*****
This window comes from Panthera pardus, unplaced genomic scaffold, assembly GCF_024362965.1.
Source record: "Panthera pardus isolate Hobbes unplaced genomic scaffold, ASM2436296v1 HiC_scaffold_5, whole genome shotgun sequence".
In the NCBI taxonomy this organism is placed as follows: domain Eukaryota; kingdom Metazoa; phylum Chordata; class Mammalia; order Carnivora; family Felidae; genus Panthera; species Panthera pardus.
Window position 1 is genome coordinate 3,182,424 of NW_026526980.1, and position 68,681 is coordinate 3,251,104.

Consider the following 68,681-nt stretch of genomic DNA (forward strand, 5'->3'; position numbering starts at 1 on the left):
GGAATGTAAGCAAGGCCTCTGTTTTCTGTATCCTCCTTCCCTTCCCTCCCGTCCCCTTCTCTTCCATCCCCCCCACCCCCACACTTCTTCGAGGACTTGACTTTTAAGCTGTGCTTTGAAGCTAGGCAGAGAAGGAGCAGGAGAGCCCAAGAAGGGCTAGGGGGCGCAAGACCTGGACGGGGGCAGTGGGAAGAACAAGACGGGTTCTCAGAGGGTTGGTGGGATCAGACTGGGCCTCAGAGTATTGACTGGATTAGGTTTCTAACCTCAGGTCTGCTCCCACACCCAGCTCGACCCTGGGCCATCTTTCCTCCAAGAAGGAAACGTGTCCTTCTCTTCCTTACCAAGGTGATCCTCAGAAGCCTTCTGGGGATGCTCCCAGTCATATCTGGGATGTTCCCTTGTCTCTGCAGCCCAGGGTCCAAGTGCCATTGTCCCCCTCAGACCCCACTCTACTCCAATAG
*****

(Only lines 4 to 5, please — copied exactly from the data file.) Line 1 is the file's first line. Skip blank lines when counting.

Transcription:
Window position 1 is genome coordinate 3,182,424 of NW_026526980.1, and position 68,681 is coordinate 3,251,104.

Consider the following 68,681-nt stretch of genomic DNA (forward strand, 5'->3'; position numbering starts at 1 on the left):